• Project ID ALARM
  • Project duration 2020-11-01 > 2022-12-31
  • Cost
    • Total EUR 991.268,75 €
    • EU Contr. EUR 991.268,75 €
  • Status Ongoing

Aviation safety can be jeopardised by multiple hazards arising from natural phenomena, e.g., severe weather, Aerosols/gases from natural hazard, space weather, and, though not directly affecting the safety of aviation but the planet, the climatic impact of aviation.


When it comes to severe weather, it is well known that flying through thunderstorms might lead to strong turbulence, wind shear, downbursts, icing, lightning and hail. With climate change on the rise, the weather is expected to have a larger impact on aviation. In the last years alone, the
frequency of storms, winds and rainfall has not only increased, they have become more intense wreaking havoc on the ATM network. Other important factors affecting aviation safety are due to aerosols/gases arising from natural hazards, e.g., fire smokes, desert dust or volcanic ash and SO2
plumes: They are not so frequent as severe weather; however, their effects can be extremely disruptive. Dense smoke clouds from wildfire and dust/sea salt loaded areas in low altitude drastically reduce visibility.

The engine ingestion of dust/smoke/sea salt aerosols can also induce severe damages (erosion, corrosion, pitot-static tube blockage, engine flame out in flight). Volcanic ash and SO2 gases are also major hazards, causing windscreen abrasions, reduction of visibility, damage to aircraft instrumentation and systems, hot corrosion (when sulphate’s coat inside/outside engine surfaces) that calls for extra maintenance, and most importantly stalling of engines due to the melting ash.

Space weather is under-studied as aviation hazard. The immediate and delayed effects on aviation include: the disruption of radio/satellite communication (jeopardising VHF, HF and datalink communications, also those of Remotely Piloted Aircraft Systems – RPAS); the degradation of
navigation systems, e.g., GNSS based procedures and magnetic compasses; increased radiation exposure to crew and passenger and higher risk for radiation-induced failures of on-board systems.

Last but not least, aviation-induced climate change (also considered herein as a hazard) is not being considered today in ATM decision-making. Facing the continuing expansion of air traffic, the development of a climatic-oriented aviation becomes increasingly challenging.



The overall objective of ALARM (“multi-hAzard monitoring and earLy wARning systeM” (ALARM) is to develop a prototype global multi-hazard monitoring and Early Warning  System (EWS). A global multi-hazard monitoring means near-real time (NRT) and continuous global Earth observations from satellite, with the objective to generate prompt alerts of natural hazards affecting ATM and to provide information for enhancing situational awareness and providing resilience in crisis. NRT data (with delay of delivery from 10 min, to less than 4h) and tailored products from ground-based and satellite systems, will be used to feed models capable of detecting (creation of alert products) and predicting (nowcasting/forecasting) the risk/displacement of:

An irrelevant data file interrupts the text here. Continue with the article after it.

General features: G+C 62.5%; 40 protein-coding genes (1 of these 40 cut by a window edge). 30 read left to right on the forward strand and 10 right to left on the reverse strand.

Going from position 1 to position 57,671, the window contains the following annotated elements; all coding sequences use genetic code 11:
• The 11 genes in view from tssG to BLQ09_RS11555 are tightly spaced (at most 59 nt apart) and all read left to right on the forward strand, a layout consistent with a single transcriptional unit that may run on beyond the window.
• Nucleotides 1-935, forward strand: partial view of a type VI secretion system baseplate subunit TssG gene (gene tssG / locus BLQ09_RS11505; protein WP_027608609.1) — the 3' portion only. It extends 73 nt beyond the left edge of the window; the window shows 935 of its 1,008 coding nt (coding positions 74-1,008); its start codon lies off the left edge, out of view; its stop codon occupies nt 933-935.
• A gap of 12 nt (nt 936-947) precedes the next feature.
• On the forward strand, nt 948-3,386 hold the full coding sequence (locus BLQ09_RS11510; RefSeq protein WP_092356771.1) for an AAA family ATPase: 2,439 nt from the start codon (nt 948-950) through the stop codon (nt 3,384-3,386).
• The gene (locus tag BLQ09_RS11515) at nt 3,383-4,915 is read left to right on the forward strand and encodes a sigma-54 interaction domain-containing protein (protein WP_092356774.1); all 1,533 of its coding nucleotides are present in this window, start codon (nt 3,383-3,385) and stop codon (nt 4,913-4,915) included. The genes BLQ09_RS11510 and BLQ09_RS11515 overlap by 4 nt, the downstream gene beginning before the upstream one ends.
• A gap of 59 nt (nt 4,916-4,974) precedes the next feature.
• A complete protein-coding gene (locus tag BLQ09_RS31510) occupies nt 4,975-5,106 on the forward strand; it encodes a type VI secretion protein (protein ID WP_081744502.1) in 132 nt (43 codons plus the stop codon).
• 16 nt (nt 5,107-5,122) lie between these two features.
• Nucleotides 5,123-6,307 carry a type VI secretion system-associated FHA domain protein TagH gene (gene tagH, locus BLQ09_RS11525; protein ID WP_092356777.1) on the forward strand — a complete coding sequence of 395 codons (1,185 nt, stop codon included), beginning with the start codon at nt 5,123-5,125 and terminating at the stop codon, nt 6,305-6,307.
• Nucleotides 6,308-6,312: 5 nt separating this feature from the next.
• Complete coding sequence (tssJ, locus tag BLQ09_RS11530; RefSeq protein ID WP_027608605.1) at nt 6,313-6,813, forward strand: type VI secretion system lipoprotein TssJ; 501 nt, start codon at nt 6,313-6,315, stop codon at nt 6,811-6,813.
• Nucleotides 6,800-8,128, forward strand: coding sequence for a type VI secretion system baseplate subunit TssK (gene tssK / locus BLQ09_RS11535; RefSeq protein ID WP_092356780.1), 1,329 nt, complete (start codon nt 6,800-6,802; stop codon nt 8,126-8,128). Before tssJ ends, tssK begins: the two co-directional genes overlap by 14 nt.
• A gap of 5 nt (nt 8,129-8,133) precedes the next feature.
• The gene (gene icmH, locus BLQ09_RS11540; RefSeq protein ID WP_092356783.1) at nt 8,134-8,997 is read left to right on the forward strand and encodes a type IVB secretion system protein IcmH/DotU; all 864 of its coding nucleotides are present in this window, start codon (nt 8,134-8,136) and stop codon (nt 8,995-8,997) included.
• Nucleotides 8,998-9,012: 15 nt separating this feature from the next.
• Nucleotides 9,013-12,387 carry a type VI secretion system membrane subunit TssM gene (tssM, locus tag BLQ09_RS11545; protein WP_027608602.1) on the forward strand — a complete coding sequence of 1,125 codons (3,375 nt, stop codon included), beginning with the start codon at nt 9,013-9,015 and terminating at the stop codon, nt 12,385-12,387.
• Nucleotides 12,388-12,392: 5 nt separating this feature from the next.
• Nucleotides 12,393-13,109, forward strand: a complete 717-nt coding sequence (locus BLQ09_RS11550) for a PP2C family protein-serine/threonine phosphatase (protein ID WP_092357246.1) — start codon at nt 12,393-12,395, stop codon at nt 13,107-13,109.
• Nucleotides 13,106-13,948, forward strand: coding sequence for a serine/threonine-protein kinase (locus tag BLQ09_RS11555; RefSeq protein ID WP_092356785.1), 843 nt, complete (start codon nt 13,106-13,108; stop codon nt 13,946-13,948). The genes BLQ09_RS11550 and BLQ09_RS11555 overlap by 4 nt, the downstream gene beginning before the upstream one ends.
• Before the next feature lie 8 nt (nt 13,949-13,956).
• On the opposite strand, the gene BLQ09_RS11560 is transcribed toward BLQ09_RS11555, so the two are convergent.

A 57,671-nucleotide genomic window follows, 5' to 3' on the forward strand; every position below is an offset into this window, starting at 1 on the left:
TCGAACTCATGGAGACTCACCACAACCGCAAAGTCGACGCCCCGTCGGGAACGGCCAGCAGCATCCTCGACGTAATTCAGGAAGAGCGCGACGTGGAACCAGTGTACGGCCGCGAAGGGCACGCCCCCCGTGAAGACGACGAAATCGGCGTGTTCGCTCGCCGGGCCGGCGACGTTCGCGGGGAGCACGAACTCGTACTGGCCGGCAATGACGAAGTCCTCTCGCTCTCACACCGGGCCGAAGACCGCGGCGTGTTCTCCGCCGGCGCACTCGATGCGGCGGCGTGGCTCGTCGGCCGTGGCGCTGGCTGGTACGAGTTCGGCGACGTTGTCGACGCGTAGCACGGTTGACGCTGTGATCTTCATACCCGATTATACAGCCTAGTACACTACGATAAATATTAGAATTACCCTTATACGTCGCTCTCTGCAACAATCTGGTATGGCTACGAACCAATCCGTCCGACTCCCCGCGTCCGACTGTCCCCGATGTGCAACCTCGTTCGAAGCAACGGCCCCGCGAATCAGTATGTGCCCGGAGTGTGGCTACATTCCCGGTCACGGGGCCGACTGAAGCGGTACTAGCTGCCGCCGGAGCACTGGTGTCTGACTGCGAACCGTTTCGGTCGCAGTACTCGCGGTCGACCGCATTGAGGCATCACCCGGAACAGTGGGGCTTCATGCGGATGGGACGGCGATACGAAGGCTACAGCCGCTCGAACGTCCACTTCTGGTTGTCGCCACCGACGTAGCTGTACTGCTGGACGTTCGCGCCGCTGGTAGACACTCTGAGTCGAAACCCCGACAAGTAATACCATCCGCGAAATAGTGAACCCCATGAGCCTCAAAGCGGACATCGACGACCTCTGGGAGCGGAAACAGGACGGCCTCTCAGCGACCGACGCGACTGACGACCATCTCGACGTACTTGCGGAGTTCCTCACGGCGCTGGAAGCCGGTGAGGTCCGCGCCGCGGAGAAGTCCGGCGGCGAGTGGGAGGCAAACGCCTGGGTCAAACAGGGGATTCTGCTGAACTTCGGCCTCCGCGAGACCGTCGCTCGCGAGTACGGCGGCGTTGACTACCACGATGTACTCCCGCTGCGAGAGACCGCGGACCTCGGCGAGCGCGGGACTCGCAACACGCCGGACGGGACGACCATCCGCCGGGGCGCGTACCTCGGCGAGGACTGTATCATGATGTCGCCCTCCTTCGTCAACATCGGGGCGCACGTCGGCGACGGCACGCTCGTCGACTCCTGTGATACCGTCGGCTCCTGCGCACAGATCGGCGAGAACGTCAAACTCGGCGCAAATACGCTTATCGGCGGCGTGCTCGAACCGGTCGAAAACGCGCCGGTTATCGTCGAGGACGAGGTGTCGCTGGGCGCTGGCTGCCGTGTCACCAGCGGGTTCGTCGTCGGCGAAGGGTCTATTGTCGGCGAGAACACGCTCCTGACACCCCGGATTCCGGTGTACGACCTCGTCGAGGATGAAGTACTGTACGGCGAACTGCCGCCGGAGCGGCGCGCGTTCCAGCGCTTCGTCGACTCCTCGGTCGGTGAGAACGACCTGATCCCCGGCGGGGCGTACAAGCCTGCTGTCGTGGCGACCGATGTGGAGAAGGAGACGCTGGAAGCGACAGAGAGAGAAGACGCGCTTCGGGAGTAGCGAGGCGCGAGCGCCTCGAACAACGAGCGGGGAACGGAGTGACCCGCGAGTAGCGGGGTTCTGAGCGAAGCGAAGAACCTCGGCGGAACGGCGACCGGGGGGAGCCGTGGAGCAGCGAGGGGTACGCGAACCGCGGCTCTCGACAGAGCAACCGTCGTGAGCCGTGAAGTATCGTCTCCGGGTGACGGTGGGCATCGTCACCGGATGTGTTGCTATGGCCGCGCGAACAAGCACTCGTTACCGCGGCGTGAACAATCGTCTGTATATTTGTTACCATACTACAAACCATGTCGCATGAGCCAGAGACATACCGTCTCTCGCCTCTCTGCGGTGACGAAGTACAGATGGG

• particles in suspension and gas derived from natural hazards (volcanic ash and SO2, dust clouds from sandstorms, and smoke from forest fire);
• severe weather situations such as deep convection and extreme weather;
• space weather regarding exposure to increased levels of radiation during flight;
• environmental hotspots potentially contributing to global warming in a large extent.

ALARM EWS plans to provide alert information for the stakeholders about the threat to aviation in three different manners: 1) early warning (geolocation, altitude and level of severity -quantification if available- of the observed hazard); 2) for some cases nowcasting [up to 2h] and 3) forecasting [from 2h to 48h] of hazard evolution at different flight levels. The consortium will analyse the requirements for its inclusion in the yellow SWIM profile.

Specifically, the aim is to enhance situational awareness of all stakeholders in case of multiple hazard crisis by facilitating the transfer of required relevant information to end-users, presenting such information in a user-friendly manner to ATM stakeholders. In summary, anticipating severe hazards and fostering better decision-making.


  • Satavia

This project has received funding from the SESAR Joint Undertaking under the European Union's Horizon 2020 research and innovation programme under grant agreement No 891467

European Union